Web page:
Oct 31, 2017
Experts are issuing urgent warnings of a possible radiation leak following the collapse of a tunnel at North Korea's Punggye-ri nuclear test site, an accident that reportedly killed at least 200 people.
"Should [the Punggye-ri site] sink, there is a possibility" that hazardous radioactive gas could be released into the atmosphere, warned South Korea weather agency chief Nam Jae-cheol during a parliamentary meeting on Monday, ahead of reports of the incident.
"With the test site compromised, hazardous radioactive material left over from the blast may seep out, which could possibly cause an international incident."
--Alex Lockie, Business Insider
The tunnel's collapse, first reported by the Japanese outlet TV Asahi on Tuesday, is presumed to have occurred as a result of the destabilization caused by Pyongyang's powerful hydrogen bomb test last month.
The Telegraph, citing South Korean news agency Yonhap, reported that the original incident took place on Oct. 10 though it remains unclear exactly when the secondary collapse may have occurred.
Business Insider's Alex Lockie reports that according to North Korean sources, the tunnel initially "collapsed on 100 workers, and an additional 100 went in to rescue them, only to die themselves under the unstable mountain."
The tunnels in and out of the test site had been damaged previously, and the workers may have been clearing or repairing the tunnels to resume nuclear testing. Additionally, with the test site compromised, hazardous radioactive material left over from the blast may seep out, which could possibly cause an international incident.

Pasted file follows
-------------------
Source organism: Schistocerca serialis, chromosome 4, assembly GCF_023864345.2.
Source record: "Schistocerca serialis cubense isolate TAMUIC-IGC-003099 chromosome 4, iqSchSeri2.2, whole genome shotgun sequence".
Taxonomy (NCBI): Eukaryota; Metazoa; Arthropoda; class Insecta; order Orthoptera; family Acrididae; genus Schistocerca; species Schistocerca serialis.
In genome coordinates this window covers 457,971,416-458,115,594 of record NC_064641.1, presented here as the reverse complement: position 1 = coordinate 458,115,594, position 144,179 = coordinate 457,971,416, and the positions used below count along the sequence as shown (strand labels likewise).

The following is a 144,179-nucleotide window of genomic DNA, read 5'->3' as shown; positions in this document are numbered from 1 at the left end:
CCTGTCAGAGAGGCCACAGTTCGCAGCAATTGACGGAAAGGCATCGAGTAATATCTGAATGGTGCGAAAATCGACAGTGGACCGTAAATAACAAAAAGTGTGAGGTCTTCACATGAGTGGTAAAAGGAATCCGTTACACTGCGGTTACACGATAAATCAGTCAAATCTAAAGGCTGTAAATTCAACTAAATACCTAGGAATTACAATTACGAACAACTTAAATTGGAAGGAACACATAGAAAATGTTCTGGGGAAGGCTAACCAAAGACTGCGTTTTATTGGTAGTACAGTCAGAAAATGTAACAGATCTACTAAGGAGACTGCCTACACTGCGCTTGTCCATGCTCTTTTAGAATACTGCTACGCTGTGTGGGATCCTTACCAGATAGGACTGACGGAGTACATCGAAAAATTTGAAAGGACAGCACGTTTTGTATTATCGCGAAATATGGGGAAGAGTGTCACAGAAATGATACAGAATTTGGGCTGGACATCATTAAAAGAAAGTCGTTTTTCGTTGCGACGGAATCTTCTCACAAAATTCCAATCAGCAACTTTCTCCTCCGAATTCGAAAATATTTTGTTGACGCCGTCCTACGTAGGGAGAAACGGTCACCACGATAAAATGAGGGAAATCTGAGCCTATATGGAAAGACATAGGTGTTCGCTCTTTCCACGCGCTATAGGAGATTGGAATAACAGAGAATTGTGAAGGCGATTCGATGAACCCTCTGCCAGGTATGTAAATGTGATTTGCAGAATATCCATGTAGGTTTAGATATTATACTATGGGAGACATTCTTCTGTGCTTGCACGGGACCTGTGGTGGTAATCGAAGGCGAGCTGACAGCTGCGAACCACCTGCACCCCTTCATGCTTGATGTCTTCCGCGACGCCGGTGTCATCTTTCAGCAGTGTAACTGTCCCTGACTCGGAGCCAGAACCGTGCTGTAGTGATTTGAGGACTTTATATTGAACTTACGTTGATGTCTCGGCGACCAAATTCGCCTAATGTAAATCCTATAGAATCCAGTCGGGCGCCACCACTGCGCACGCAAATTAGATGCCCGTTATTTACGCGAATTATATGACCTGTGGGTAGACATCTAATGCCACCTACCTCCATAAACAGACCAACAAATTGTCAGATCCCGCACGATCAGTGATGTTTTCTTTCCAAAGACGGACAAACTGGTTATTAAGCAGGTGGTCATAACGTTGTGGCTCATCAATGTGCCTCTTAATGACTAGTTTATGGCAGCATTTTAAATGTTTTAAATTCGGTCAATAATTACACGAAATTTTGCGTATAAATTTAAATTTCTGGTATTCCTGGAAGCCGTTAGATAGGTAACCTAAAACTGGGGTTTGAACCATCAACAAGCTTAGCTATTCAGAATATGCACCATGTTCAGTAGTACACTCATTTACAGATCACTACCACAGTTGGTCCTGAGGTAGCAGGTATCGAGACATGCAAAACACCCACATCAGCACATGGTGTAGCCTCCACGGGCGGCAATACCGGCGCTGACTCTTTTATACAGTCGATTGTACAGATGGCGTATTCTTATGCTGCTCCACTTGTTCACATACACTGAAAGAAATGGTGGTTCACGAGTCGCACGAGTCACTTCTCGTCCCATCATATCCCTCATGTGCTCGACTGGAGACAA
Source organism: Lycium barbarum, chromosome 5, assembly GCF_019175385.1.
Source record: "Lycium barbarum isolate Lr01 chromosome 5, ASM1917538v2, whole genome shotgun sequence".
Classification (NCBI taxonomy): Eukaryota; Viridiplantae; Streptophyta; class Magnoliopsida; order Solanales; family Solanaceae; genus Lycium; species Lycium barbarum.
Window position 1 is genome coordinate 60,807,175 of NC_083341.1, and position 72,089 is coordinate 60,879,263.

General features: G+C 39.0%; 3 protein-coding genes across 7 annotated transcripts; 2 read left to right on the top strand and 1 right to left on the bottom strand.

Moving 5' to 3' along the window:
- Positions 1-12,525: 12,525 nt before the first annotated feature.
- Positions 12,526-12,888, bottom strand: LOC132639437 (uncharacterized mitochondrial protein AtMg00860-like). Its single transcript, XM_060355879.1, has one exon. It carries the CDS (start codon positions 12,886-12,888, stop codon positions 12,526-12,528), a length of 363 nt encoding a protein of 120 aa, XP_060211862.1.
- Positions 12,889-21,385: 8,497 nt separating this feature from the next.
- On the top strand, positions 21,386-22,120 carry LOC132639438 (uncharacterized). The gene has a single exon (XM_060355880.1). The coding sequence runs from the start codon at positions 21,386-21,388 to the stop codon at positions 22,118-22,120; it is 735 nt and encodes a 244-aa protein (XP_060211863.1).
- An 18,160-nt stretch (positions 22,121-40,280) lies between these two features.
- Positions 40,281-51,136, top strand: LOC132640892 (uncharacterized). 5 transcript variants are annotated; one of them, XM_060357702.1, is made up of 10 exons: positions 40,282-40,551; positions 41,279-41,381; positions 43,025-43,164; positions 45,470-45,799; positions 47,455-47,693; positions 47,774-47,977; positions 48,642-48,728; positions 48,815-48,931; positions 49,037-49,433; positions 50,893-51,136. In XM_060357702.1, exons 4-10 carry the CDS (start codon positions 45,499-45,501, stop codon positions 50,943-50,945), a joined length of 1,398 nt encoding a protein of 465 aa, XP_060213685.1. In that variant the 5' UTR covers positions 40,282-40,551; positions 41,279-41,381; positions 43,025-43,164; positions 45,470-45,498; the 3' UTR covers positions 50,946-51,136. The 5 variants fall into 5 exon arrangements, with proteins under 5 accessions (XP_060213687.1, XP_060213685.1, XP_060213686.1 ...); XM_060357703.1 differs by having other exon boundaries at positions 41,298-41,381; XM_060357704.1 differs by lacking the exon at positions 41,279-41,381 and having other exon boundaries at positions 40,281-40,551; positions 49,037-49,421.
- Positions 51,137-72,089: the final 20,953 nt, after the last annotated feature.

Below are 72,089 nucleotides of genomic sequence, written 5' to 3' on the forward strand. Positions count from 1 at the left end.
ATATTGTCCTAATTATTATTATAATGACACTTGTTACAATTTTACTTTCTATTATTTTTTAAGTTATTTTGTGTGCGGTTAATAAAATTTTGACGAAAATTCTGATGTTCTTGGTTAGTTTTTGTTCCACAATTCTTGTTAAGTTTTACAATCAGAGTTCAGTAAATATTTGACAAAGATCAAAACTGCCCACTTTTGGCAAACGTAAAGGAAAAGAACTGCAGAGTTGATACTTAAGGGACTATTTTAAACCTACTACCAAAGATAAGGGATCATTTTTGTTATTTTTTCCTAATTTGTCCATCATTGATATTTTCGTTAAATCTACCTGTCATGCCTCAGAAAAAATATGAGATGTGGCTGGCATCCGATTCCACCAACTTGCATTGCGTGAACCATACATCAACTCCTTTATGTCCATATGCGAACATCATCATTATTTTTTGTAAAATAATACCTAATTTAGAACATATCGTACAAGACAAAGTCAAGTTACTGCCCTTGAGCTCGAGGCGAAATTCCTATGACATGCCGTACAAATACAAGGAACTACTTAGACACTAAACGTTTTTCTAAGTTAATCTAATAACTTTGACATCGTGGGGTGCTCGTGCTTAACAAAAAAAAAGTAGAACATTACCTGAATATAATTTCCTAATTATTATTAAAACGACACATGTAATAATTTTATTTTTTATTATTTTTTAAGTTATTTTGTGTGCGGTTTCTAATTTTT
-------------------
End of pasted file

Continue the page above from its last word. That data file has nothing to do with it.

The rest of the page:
If the debris from the test reaches China, Beijing would see that as an attack on its country, Jenny Town, the assistant director of the U.S.-Korea Institute and a managing editor at 38 North, previously told Business Insider.
Reports of the deadly accident come on the heels of an analysis by the Washington Post suggesting that North Korea's nuclear tests may have become "so big that they have altered the geological structure of the land."
"Some analysts now see signs that Mount Mantap, the 7,200-foot-high peak under which North Korea detonates its nuclear bombs, is suffering from 'tired mountain syndrome,'" the Post noted. "The mountain visibly shifted during the last nuclear test, an enormous detonation that was recorded as a 6.3-magnitude earthquake in North Korea's northeast. Since then, the area, which is not known for natural seismic activity, has had three more quakes."
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